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Come to me, all you that are weary and are carrying heavy burdens, and I will give you rest. Take my yoke upon you, and learn from me; for I am gentle and humble in heart,
and you will find rest for your souls. For my yoke is easy, and my burden is light.
Matthew 11:28-30
Key Principles
The return of the prodigal son, by Rembrandt

We come before God as we are, not as we wish to be

We come to God as we are, right here, right now.  We come to God with humility, acknowledging how we are, including our limitations, our hurts, our joys, even how we physically feel.  We enter into the relationship from this humble authenticity and with our heart open to the mystery of the loving heart of God.

We ask God what he wants us to pray about

In this authenticity, and open to God’s loving presence, we ask him, of everything going on in our lives, what does he wish us to pray about?  What does he want us to be with in prayer?  How is he calling us?  Then we wait; we notice what may come, we are open to his loving Spirit as it gently reveals himself to us through his living grace and divine mercy.

We surrender into the loving presence of God, into the loving heart of Jesus


Essentially this prayer is our surrender into the personal loving presence of our Lord, exemplified by his loving heart.  This is the simple key to our prayer experience.  Letting go into our prayer subject within our experience of the love of Jesus is the heart of the prayer.

Through our faith we let ourselves experience this tender divine compassion by taking our selves into the mystery of this abiding love, and letting go into this very real and very present gift of Jesus’ loving heart.  In this way we simply are open to experiencing his tenderness and loving acceptance, felt inside us, not as a concept but as an abiding and familiar experience.

It is God who draws us forward into our prayer experience


It is God’s love for us that draws us forward into our prayer experience.  It is not our actions or thoughts, or anything that our companion does or says.  Our companion simply helps us stay attentive to this inward pull from God.  For “the Spirit helps us in our weakness, for we do not know how to pray as we ought, but that very Spirit intercedes with sighs too deep for words.”  God, who knows and searches our hearts, causes the Holy Spirit to stir within us at first even beyond our perceptions, beyond our knowing, “too deep for words”, praying within us and calling us to him “according to the will of God.” (Romans 8:26-27)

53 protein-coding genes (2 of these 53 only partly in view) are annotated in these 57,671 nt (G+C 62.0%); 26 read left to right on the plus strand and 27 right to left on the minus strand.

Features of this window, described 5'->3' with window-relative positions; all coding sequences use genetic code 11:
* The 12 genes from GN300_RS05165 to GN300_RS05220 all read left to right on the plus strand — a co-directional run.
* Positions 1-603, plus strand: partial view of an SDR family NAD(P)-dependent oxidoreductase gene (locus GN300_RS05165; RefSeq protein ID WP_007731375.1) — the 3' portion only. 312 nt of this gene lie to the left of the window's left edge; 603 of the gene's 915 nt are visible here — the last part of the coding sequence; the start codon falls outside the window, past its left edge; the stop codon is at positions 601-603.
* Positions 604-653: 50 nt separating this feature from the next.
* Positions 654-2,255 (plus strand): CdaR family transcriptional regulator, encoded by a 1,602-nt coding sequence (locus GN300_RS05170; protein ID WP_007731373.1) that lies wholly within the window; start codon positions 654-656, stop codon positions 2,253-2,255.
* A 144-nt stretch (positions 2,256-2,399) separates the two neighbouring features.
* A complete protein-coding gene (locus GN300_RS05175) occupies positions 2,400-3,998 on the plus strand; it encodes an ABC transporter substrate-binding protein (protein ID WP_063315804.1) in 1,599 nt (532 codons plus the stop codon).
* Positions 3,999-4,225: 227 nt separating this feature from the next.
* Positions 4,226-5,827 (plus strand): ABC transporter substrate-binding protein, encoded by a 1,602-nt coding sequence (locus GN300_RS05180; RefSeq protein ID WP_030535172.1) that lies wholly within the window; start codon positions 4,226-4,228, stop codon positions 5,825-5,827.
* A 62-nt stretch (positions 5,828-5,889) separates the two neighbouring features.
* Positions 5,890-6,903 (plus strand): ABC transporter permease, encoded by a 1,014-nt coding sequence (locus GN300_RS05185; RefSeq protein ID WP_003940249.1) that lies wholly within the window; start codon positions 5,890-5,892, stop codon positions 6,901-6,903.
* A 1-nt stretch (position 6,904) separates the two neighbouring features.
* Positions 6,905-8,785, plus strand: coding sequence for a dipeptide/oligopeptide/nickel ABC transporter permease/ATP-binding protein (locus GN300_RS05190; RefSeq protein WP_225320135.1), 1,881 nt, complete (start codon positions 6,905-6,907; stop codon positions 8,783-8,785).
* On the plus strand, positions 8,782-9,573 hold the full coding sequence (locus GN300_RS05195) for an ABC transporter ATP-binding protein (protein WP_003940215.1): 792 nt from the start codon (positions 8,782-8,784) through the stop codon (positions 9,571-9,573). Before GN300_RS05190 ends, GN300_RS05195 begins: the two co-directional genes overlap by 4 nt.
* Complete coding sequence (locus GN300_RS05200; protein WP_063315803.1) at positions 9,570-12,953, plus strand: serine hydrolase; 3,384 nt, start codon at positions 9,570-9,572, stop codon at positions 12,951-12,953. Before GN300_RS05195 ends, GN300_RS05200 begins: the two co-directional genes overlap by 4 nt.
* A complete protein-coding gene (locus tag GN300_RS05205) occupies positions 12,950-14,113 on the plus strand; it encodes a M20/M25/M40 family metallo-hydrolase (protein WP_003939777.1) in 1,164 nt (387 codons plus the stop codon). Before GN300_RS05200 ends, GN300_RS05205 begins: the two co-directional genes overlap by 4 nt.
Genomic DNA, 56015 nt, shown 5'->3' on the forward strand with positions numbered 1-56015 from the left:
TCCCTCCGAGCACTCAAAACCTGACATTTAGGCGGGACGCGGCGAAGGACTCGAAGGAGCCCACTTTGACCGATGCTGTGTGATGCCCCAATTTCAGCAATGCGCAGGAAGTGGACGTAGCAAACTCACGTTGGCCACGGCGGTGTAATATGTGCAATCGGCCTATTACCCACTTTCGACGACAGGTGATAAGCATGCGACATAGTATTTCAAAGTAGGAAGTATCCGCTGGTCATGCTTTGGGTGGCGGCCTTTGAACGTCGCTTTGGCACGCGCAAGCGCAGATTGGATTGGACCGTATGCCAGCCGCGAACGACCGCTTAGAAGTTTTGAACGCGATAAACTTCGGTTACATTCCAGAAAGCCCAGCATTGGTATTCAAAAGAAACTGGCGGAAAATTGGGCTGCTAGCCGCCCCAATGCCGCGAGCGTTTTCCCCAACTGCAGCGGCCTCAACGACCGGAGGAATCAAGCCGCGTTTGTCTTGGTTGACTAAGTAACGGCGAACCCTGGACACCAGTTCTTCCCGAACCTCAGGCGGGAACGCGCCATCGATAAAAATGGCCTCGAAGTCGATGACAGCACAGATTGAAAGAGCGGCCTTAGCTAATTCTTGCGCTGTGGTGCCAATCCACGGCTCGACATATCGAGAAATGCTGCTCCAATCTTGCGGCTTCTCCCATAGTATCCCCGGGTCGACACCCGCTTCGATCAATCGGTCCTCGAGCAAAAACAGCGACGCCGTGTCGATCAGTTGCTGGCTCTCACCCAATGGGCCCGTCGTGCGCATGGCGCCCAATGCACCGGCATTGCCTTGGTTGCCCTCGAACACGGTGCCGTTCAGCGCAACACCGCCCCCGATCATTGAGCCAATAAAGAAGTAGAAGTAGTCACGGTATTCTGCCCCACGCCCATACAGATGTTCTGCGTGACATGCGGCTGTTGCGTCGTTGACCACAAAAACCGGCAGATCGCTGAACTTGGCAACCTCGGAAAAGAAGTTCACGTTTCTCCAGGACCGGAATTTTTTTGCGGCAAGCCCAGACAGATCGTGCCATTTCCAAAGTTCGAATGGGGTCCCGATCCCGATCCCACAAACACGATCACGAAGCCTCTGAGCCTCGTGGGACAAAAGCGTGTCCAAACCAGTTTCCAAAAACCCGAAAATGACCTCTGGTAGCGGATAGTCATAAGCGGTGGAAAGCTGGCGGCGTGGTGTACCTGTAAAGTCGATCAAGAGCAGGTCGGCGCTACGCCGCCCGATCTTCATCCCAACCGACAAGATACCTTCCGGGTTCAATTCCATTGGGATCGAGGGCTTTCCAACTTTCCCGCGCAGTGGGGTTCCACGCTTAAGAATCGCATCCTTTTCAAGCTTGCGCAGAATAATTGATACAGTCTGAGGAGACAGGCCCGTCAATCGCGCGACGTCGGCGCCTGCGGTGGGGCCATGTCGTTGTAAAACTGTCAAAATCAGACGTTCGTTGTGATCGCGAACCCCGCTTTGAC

A blend of contemplative and personal prayer


In faith we are attentive to this gentle quiet movement of the Holy Spirit within us, surrendering into what God calls us to listen to and notice, as our prayer subject is formed and as it changes, all within the tender embrace of Jesus’ love, within his loving heart, as we let go into God the Father, the Son and the Holy Spirit praying within us.  In this prayer experience we allow time to wait, to notice, and to nurture our deepening relationship with him as he reveals himself and his love to us.

A relationship that grows over time


When Companioned Prayer is practiced over time, God opens us to his abiding presence and we flower in him.  This is our discovery that awaits us: the experience of God calling us personally into a new and intimate relationship with him, into his revelation, and into his mercy and grace, felt and known inside us.

This is a gentle and gradual process.  It cannot be hurried.  But amazingly, we can give ourselves to it through Companioned Prayer.  This prayer is not just something that we do; it is time we spend being open to, and nurturing of, our awareness of God as the prime mover and shaper of our lives.  And when we do that consciously and regularly, we find that we are carried forward in his hands by his love, in ways beyond our knowing, that guide us and transforms our understanding of ourselves as children of him who loves us deeply.

The gift of God


While individual prayer experiences gift us with God’s intimate mercy, the greater gift is his real presence to us.  This is a presence of being in a personal relationship with our Lord, of knowing Jesus in our hearts, a presence and relationship that unfolds, deepens and develops over time as our awareness of him is nurtured through our many Companioned Prayer experiences.

How does this happen?  It happens because God is love and he loves us.  When we give ourselves to this love in trust and humility, we open ourselves to a greater knowing of him, and of his gifts of mercy and grace.  Companioned Prayer has steps or movements that help guide us through this encounter.  Our prayer companion offers us these guided movements as we stay focused interiorly in our walk with God, as Jesus calls us into prayer, into a personally meaningful relationship with him.

Over time we begin to abide in God’s constant presence and love, and we know that Jesus’ love for us is complete, as we are enveloped and nurtured by the mystery of his love.  Within all this, we recognize him in others, in service, in scripture, in worship and in the Eucharist, and in the Church, which all become more valued to us than before.  When practiced over time, Companioned Prayer offers us God’s personal gift to us: Himself.

Additional information

Please continue to look over the rest of the information on this CPCF website.  You may also download A Summary of Companioned Prayer here.  Eventually, however, you can only know what the prayer offers through experiencing it with another person; so please see our Learning the Prayer page.

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